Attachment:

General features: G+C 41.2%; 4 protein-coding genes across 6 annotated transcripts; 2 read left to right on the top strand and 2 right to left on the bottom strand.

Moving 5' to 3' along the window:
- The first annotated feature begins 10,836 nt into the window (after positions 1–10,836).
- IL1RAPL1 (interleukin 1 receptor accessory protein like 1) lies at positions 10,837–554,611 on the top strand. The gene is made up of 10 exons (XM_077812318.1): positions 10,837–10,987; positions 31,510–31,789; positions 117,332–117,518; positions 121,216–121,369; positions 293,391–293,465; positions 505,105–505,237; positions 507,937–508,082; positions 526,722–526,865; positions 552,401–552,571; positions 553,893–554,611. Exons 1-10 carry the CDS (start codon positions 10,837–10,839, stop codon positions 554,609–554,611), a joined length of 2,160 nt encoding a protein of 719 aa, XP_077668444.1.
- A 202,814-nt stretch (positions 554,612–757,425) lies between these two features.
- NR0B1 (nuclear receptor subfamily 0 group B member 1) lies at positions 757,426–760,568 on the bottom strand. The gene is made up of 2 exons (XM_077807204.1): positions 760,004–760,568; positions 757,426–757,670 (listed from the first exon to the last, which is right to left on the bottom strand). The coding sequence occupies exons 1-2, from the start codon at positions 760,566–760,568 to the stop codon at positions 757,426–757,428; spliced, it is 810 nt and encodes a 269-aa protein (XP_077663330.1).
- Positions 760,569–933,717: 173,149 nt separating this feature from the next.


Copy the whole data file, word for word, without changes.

General features: G+C 41.2%; 4 protein-coding genes across 6 annotated transcripts; 2 read left to right on the top strand and 2 right to left on the bottom strand.

Moving 5' to 3' along the window:
- The first annotated feature begins 10,836 nt into the window (after positions 1–10,836).
- IL1RAPL1 (interleukin 1 receptor accessory protein like 1) lies at positions 10,837–554,611 on the top strand. The gene is made up of 10 exons (XM_077812318.1): positions 10,837–10,987; positions 31,510–31,789; positions 117,332–117,518; positions 121,216–121,369; positions 293,391–293,465; positions 505,105–505,237; positions 507,937–508,082; positions 526,722–526,865; positions 552,401–552,571; positions 553,893–554,611. Exons 1-10 carry the CDS (start codon positions 10,837–10,839, stop codon positions 554,609–554,611), a joined length of 2,160 nt encoding a protein of 719 aa, XP_077668444.1.
- A 202,814-nt stretch (positions 554,612–757,425) lies between these two features.
- NR0B1 (nuclear receptor subfamily 0 group B member 1) lies at positions 757,426–760,568 on the bottom strand. The gene is made up of 2 exons (XM_077807204.1): positions 760,004–760,568; positions 757,426–757,670 (listed from the first exon to the last, which is right to left on the bottom strand). The coding sequence occupies exons 1-2, from the start codon at positions 760,566–760,568 to the stop codon at positions 757,426–757,428; spliced, it is 810 nt and encodes a 269-aa protein (XP_077663330.1).
- Positions 760,569–933,717: 173,149 nt separating this feature from the next.